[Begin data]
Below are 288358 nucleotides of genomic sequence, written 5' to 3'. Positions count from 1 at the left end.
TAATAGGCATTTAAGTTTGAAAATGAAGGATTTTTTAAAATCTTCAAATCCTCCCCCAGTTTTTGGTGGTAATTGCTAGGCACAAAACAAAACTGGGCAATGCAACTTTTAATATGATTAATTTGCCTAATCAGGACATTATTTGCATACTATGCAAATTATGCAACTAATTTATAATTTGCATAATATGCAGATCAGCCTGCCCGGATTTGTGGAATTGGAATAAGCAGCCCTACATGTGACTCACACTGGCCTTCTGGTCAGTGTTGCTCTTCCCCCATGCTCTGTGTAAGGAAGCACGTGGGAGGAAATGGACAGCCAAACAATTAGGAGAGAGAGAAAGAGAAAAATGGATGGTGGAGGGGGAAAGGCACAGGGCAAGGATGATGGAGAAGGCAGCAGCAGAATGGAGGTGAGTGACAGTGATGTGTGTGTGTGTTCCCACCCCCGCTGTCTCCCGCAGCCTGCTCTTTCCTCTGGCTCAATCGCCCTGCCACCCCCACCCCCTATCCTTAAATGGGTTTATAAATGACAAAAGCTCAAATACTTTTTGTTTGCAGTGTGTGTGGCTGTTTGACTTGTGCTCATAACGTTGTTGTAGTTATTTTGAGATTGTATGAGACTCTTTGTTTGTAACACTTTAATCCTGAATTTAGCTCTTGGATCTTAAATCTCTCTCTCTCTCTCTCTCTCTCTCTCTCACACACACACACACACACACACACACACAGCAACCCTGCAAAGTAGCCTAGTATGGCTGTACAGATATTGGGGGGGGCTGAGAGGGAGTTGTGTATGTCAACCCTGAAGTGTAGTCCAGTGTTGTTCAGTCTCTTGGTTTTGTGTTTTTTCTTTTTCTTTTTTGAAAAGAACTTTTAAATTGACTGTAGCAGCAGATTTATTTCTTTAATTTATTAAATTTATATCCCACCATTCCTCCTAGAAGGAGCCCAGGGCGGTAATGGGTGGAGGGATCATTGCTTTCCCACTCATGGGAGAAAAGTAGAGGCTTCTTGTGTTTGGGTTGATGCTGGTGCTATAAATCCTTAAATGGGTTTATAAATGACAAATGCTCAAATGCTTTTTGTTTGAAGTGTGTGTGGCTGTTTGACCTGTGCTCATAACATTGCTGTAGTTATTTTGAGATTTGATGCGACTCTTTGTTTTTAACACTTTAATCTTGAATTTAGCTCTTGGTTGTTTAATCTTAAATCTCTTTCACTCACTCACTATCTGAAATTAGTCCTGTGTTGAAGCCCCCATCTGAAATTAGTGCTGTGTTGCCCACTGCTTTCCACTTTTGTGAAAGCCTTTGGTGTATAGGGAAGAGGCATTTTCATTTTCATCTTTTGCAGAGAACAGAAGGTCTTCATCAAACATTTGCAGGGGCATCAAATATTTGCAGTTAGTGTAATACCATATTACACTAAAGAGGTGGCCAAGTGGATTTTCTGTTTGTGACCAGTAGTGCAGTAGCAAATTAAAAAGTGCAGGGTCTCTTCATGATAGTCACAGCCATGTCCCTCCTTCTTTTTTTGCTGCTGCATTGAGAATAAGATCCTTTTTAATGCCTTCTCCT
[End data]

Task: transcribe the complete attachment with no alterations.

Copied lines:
Below are 288358 nucleotides of genomic sequence, written 5' to 3'. Positions count from 1 at the left end.
TAATAGGCATTTAAGTTTGAAAATGAAGGATTTTTTAAAATCTTCAAATCCTCCCCCAGTTTTTGGTGGTAATTGCTAGGCACAAAACAAAACTGGGCAATGCAACTTTTAATATGATTAATTTGCCTAATCAGGACATTATTTGCATACTATGCAAATTATGCAACTAATTTATAATTTGCATAATATGCAGATCAGCCTGCCCGGATTTGTGGAATTGGAATAAGCAGCCCTACATGTGACTCACACTGGCCTTCTGGTCAGTGTTGCTCTTCCCCCATGCTCTGTGTAAGGAAGCACGTGGGAGGAAATGGACAGCCAAACAATTAGGAGAGAGAGAAAGAGAAAAATGGATGGTGGAGGGGGAAAGGCACAGGGCAAGGATGATGGAGAAGGCAGCAGCAGAATGGAGGTGAGTGACAGTGATGTGTGTGTGTGTTCCCACCCCCGCTGTCTCCCGCAGCCTGCTCTTTCCTCTGGCTCAATCGCCCTGCCACCCCCACCCCCTATCCTTAAATGGGTTTATAAATGACAAAAGCTCAAATACTTTTTGTTTGCAGTGTGTGTGGCTGTTTGACTTGTGCTCATAACGTTGTTGTAGTTATTTTGAGATTGTATGAGACTCTTTGTTTGTAACACTTTAATCCTGAATTTAGCTCTTGGATCTTAAATCTCTCTCTCTCTCTCTCTCTCTCTCTCTCACACACACACACACACACACACACACACAGCAACCCTGCAAAGTAGCCTAGTATGGCTGTACAGATATTGGGGGGGGCTGAGAGGGAGTTGTGTATGTCAACCCTGAAGTGTAGTCCAGTGTTGTTCAGTCTCTTGGTTTTGTGTTTTTTCTTTTTCTTTTTTGAAAAGAACTTTTAAATTGACTGTAGCAGCAGATTTATTTCTTTAATTTATTAAATTTATATCCCACCATTCCTCCTAGAAGGAGCCCAGGGCGGTAATGGGTGGAGGGATCATTGCTTTCCCACTCATGGGAGAAAAGTAGAGGCTTCTTGTGTTTGGGTTGATGCTGGTGCTATAAATCCTTAAATGGGTTTATAAATGACAAATGCTCAAATGCTTTTTGTTTGAAGTGTGTGTGGCTGTTTGACCTGTGCTCATAACATTGCTGTAGTTATTTTGAGATTTGATGCGACTCTTTGTTTTTAACACTTTAATCTTGAATTTAGCTCTTGGTTGTTTAATCTTAAATCTCTTTCACTCACTCACTATCTGAAATTAGTCCTGTGTTGAAGCCCCCATCTGAAATTAGTGCTGTGTTGCCCACTGCTTTCCACTTTTGTGAAAGCCTTTGGTGTATAGGGAAGAGGCATTTTCATTTTCATCTTTTGCAGAGAACAGAAGGTCTTCATCAAACATTTGCAGGGGCATCAAATATTTGCAGTTAGTGTAATACCATATTACACTAAAGAGGTGGCCAAGTGGATTTTCTGTTTGTGACCAGTAGTGCAGTAGCAAATTAAAAAGTGCAGGGTCTCTTCATGATAGTCACAGCCATGTCCCTCCTTCTTTTTTTGCTGCTGCATTGAGAATAAGATCCTTTTTAATGCCTTCTCCT